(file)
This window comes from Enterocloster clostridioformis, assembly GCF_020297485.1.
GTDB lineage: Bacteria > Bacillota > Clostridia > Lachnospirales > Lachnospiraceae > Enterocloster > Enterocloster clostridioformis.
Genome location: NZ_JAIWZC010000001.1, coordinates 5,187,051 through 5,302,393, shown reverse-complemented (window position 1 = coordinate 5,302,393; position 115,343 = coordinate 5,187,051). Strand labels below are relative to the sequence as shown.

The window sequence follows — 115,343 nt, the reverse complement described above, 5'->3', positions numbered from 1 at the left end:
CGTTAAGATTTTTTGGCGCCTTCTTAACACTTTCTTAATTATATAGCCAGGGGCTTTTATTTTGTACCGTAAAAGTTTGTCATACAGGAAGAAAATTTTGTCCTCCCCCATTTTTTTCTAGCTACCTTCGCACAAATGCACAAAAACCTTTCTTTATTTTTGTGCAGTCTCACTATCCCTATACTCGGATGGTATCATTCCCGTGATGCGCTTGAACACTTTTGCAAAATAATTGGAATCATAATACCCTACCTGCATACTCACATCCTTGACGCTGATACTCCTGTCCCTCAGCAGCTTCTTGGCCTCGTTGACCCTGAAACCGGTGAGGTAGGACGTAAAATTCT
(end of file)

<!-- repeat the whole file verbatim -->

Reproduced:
This window comes from Enterocloster clostridioformis, assembly GCF_020297485.1.
GTDB lineage: Bacteria > Bacillota > Clostridia > Lachnospirales > Lachnospiraceae > Enterocloster > Enterocloster clostridioformis.
Genome location: NZ_JAIWZC010000001.1, coordinates 5,187,051 through 5,302,393, shown reverse-complemented (window position 1 = coordinate 5,302,393; position 115,343 = coordinate 5,187,051). Strand labels below are relative to the sequence as shown.

The window sequence follows — 115,343 nt, the reverse complement described above, 5'->3', positions numbered from 1 at the left end:
CGTTAAGATTTTTTGGCGCCTTCTTAACACTTTCTTAATTATATAGCCAGGGGCTTTTATTTTGTACCGTAAAAGTTTGTCATACAGGAAGAAAATTTTGTCCTCCCCCATTTTTTTCTAGCTACCTTCGCACAAATGCACAAAAACCTTTCTTTATTTTTGTGCAGTCTCACTATCCCTATACTCGGATGGTATCATTCCCGTGATGCGCTTGAACACTTTTGCAAAATAATTGGAATCATAATACCCTACCTGCATACTCACATCCTTGACGCTGATACTCCTGTCCCTCAGCAGCTTCTTGGCCTCGTTGACCCTGAAACCGGTGAGGTAGGACGTAAAATTCT